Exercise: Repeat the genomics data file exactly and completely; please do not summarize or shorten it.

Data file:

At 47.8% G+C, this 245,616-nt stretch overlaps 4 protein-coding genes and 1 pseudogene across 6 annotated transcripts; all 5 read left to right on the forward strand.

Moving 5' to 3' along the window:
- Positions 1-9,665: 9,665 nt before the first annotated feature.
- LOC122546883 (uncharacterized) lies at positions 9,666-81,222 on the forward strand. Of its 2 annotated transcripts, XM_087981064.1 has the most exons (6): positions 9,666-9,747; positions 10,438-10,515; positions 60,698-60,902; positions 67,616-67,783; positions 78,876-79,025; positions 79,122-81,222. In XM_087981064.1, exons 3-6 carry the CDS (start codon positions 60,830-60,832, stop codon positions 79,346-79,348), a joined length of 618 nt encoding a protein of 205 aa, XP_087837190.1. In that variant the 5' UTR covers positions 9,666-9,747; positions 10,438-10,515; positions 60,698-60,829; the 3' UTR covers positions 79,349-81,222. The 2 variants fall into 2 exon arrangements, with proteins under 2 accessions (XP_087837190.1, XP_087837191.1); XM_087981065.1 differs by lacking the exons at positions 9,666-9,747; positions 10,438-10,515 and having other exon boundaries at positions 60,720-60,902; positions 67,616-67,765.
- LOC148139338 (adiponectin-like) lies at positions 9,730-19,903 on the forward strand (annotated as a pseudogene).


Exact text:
At 47.8% G+C, this 245,616-nt stretch overlaps 4 protein-coding genes and 1 pseudogene across 6 annotated transcripts; all 5 read left to right on the forward strand.

Moving 5' to 3' along the window:
- Positions 1-9,665: 9,665 nt before the first annotated feature.
- LOC122546883 (uncharacterized) lies at positions 9,666-81,222 on the forward strand. Of its 2 annotated transcripts, XM_087981064.1 has the most exons (6): positions 9,666-9,747; positions 10,438-10,515; positions 60,698-60,902; positions 67,616-67,783; positions 78,876-79,025; positions 79,122-81,222. In XM_087981064.1, exons 3-6 carry the CDS (start codon positions 60,830-60,832, stop codon positions 79,346-79,348), a joined length of 618 nt encoding a protein of 205 aa, XP_087837190.1. In that variant the 5' UTR covers positions 9,666-9,747; positions 10,438-10,515; positions 60,698-60,829; the 3' UTR covers positions 79,349-81,222. The 2 variants fall into 2 exon arrangements, with proteins under 2 accessions (XP_087837190.1, XP_087837191.1); XM_087981065.1 differs by lacking the exons at positions 9,666-9,747; positions 10,438-10,515 and having other exon boundaries at positions 60,720-60,902; positions 67,616-67,765.
- LOC148139338 (adiponectin-like) lies at positions 9,730-19,903 on the forward strand (annotated as a pseudogene).